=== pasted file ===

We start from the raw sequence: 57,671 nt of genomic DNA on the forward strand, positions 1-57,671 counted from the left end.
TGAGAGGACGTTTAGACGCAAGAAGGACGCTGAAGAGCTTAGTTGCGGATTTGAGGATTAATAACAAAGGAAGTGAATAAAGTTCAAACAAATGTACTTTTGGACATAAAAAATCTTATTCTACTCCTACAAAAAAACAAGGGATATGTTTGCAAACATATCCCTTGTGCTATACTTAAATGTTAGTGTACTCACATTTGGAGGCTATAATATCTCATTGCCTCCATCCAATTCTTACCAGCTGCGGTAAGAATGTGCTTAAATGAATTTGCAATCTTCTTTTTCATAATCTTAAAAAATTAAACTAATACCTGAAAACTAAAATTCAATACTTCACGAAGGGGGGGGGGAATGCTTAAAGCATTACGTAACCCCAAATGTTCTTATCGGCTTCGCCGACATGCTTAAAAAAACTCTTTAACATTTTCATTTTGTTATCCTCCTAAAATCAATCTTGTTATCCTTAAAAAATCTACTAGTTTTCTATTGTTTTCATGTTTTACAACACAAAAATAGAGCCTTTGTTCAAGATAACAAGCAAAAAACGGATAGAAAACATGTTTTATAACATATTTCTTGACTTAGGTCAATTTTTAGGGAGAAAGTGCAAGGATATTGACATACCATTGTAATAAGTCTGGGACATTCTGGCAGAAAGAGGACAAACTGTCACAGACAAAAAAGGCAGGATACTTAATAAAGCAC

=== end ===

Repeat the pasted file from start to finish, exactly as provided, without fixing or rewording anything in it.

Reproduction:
We start from the raw sequence: 57,671 nt of genomic DNA on the forward strand, positions 1-57,671 counted from the left end.
TGAGAGGACGTTTAGACGCAAGAAGGACGCTGAAGAGCTTAGTTGCGGATTTGAGGATTAATAACAAAGGAAGTGAATAAAGTTCAAACAAATGTACTTTTGGACATAAAAAATCTTATTCTACTCCTACAAAAAAACAAGGGATATGTTTGCAAACATATCCCTTGTGCTATACTTAAATGTTAGTGTACTCACATTTGGAGGCTATAATATCTCATTGCCTCCATCCAATTCTTACCAGCTGCGGTAAGAATGTGCTTAAATGAATTTGCAATCTTCTTTTTCATAATCTTAAAAAATTAAACTAATACCTGAAAACTAAAATTCAATACTTCACGAAGGGGGGGGGGAATGCTTAAAGCATTACGTAACCCCAAATGTTCTTATCGGCTTCGCCGACATGCTTAAAAAAACTCTTTAACATTTTCATTTTGTTATCCTCCTAAAATCAATCTTGTTATCCTTAAAAAATCTACTAGTTTTCTATTGTTTTCATGTTTTACAACACAAAAATAGAGCCTTTGTTCAAGATAACAAGCAAAAAACGGATAGAAAACATGTTTTATAACATATTTCTTGACTTAGGTCAATTTTTAGGGAGAAAGTGCAAGGATATTGACATACCATTGTAATAAGTCTGGGACATTCTGGCAGAAAGAGGACAAACTGTCACAGACAAAAAAGGCAGGATACTTAATAAAGCAC